The great birds stuck around into the new year, and even more locally rare species started turning up.  In the second week of January, Gray-crowned Rosy-Finch, Snow Bunting, and Lapland Longspur were all found.  I had found all of these in 2008, but considered myself very lucky to have found them after quite a bit of effort.  A flock of Pine Grosbeaks (a rare year-round resident that I missed in 2008) was found feeding on the USU campus on January 15th.  On the same day, Black Rosy-Finches were reported from North Logan; I had never seen this species in the county.  On January 26th, two Greater Scaup were found, another species I missed in 2008.  A Harris's Sparrow was found on January 29th, a species I had in 2008 but only once or twice since.  Then, on February 1st, a Snowy Owl was found, only the second in the state since 1967!  A great winter was turning into an incredible one.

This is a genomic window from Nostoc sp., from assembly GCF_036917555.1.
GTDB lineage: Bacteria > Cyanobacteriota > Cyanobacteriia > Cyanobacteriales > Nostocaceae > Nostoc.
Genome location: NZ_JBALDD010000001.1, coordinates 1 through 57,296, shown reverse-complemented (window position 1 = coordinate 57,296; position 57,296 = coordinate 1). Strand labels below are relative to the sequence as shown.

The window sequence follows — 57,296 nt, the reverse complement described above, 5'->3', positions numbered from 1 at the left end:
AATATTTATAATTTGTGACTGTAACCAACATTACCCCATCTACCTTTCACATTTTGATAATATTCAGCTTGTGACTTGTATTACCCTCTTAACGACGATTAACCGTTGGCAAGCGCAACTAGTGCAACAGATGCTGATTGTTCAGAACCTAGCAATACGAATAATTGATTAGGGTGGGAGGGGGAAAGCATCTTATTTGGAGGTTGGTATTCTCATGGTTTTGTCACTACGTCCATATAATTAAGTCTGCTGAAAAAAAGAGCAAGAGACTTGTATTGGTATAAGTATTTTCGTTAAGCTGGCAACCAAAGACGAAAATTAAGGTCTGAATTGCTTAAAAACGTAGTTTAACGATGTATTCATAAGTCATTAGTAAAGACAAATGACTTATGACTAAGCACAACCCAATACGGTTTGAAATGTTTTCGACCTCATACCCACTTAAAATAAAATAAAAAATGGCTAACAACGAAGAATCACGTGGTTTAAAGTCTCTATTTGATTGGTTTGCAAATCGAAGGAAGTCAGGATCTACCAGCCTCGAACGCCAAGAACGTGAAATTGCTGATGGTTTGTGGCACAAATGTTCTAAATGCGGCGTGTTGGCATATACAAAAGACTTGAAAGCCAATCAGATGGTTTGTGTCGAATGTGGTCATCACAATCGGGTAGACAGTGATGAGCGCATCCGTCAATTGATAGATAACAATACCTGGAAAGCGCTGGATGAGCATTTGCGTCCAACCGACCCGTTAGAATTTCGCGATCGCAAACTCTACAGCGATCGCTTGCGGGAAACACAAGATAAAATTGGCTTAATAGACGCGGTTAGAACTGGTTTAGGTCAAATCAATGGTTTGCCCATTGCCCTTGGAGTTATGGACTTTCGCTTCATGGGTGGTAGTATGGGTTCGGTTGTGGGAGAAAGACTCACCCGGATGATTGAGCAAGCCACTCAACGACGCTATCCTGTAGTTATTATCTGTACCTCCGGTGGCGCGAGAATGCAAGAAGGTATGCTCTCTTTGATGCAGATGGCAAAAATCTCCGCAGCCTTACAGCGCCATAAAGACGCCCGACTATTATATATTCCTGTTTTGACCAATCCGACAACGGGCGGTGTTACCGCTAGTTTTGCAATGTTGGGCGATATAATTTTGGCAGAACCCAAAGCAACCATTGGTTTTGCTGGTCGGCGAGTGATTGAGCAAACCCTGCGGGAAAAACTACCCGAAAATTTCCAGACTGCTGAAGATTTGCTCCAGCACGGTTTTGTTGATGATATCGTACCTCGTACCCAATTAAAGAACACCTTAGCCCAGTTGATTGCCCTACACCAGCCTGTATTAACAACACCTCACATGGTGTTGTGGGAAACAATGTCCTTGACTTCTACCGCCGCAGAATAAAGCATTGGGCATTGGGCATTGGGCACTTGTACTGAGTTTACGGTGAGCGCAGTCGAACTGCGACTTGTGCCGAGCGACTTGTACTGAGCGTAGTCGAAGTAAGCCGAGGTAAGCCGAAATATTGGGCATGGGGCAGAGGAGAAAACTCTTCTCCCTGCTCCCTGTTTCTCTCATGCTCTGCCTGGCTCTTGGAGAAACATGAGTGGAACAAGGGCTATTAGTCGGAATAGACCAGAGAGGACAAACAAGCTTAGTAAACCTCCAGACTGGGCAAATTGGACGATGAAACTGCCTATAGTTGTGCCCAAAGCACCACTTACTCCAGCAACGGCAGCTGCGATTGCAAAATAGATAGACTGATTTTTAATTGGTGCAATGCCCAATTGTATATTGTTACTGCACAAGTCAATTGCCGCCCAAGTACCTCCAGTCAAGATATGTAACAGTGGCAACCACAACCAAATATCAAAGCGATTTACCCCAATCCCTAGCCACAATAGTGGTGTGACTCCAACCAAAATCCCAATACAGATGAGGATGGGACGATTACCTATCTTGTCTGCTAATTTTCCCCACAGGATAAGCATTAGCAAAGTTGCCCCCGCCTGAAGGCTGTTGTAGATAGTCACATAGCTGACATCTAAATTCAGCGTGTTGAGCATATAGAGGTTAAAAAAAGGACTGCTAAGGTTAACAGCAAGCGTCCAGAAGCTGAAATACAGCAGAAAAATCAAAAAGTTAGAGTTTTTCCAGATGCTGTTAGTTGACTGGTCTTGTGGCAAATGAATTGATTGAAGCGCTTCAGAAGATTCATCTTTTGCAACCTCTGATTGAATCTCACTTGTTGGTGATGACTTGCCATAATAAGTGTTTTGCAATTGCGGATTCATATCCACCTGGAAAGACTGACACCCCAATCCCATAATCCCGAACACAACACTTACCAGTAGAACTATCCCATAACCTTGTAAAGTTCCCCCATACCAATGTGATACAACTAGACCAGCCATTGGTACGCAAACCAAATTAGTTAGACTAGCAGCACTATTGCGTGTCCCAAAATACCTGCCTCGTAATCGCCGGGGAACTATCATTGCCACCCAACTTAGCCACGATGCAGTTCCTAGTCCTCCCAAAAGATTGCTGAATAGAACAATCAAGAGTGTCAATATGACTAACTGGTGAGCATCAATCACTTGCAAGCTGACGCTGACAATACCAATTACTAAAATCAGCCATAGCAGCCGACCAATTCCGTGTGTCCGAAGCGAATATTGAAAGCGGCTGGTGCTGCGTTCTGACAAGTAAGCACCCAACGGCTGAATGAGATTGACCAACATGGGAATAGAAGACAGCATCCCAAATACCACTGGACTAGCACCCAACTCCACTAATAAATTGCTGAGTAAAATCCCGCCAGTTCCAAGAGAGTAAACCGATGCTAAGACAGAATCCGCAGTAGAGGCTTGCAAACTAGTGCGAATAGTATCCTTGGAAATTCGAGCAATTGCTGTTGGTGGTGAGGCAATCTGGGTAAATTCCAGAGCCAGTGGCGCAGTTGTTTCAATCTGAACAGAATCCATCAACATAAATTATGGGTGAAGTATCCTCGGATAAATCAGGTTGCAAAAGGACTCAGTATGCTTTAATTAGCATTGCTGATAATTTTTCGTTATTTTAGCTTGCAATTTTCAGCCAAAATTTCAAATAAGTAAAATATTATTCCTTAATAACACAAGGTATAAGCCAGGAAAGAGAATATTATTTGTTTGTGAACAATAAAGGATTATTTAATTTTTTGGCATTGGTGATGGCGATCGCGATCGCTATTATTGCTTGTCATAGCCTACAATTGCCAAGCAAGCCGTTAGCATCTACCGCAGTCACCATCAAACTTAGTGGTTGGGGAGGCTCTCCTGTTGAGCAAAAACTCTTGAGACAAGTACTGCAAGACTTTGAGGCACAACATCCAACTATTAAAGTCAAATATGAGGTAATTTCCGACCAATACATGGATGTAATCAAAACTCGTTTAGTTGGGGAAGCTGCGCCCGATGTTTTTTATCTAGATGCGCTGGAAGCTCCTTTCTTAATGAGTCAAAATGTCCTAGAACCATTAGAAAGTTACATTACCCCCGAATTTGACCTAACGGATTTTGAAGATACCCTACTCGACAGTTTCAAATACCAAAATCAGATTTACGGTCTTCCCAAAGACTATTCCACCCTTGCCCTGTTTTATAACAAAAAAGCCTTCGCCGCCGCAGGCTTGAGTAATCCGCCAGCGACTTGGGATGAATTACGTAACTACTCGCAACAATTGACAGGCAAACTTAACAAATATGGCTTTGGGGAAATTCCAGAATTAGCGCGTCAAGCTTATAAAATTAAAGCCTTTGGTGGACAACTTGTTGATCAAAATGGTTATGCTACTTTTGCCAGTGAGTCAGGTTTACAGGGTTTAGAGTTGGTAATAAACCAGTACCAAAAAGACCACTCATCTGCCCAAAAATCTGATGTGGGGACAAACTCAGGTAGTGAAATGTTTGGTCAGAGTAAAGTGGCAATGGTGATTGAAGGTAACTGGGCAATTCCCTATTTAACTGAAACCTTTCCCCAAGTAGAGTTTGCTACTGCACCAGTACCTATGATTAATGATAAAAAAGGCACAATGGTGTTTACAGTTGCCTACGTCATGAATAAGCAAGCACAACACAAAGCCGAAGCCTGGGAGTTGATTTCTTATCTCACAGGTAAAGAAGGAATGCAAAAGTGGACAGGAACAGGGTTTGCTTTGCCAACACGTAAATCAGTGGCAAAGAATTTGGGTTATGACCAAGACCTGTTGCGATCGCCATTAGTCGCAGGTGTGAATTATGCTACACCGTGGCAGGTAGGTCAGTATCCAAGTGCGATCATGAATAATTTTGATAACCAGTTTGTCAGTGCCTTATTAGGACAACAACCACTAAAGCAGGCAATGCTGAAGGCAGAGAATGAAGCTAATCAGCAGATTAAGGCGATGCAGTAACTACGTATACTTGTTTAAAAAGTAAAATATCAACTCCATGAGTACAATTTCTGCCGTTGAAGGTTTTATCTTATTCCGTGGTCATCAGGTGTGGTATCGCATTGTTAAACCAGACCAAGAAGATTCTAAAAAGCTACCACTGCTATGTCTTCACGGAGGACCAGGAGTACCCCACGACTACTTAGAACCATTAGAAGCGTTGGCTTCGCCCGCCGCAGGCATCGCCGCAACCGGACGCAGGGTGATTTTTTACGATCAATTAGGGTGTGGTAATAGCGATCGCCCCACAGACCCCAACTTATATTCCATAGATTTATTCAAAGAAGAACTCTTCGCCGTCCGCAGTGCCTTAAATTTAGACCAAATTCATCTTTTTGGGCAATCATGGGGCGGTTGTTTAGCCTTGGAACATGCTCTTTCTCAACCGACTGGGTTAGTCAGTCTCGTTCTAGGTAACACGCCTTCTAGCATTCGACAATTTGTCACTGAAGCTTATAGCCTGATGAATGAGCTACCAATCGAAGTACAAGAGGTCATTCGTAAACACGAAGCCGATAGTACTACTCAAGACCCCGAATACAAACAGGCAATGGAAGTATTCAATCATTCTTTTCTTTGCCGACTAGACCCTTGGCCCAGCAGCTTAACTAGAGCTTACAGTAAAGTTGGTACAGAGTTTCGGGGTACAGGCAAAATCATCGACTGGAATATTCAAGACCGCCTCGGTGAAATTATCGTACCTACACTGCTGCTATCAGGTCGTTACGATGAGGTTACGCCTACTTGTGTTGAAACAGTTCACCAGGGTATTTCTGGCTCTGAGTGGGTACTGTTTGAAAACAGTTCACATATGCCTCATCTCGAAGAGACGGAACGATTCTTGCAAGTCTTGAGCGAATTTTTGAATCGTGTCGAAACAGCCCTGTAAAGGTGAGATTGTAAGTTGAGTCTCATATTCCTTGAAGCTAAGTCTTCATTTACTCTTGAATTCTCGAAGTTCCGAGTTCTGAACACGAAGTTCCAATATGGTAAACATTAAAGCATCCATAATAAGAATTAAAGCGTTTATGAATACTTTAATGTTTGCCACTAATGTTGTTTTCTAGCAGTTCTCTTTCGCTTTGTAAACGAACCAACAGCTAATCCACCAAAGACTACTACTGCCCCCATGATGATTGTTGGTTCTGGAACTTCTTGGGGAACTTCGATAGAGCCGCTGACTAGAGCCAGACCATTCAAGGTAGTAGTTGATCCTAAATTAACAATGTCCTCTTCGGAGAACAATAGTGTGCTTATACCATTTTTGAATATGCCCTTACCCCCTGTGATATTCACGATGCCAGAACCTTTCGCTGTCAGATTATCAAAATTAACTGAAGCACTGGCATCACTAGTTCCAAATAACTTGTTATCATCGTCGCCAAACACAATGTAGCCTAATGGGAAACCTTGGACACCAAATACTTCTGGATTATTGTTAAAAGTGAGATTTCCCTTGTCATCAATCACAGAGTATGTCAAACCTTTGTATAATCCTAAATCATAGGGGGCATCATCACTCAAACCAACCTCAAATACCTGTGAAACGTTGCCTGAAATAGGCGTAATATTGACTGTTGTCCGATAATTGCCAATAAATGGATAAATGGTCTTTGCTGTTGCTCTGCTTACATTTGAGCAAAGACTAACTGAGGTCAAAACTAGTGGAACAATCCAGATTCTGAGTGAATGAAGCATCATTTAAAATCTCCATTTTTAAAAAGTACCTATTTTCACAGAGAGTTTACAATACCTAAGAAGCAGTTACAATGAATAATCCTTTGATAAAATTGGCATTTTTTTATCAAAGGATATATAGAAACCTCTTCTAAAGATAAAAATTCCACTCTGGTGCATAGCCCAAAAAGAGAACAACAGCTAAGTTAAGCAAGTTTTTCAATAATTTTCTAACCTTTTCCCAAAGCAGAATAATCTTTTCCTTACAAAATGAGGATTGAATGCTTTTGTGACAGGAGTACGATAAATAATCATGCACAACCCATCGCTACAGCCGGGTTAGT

Pine Grosbeaks probably breed in Cache County, but they can be very tough to find.  I missed them entirely in my big year in 2008.  A small flock of three, found by Leah Lewis on the USU campus in January, was quite obliging and was a great addition to any Cache County big year.  (Photo copyright Ryan O'Donnell.)

This Black Rosy-Finch was one of several coming to a feeder in North Logan.  I had never seen this species in the county before this year.  (Photo copyright Ryan O'Donnell.)

After noticing abrupt changes in the birding habits of a few of my friends, I was starting to realize that my Big Year record might be in jeopardy: at least two people were doing big years in the county, and they had picked the perfect year to do it.  So, around the beginning of February, I decided to join them: to take advantage of a great winter to try to improve on my Cache County Big Year record.  I didn't really WANT to do a big year, but I also didn't want an opportunity like this record-breaking winter to pass me by.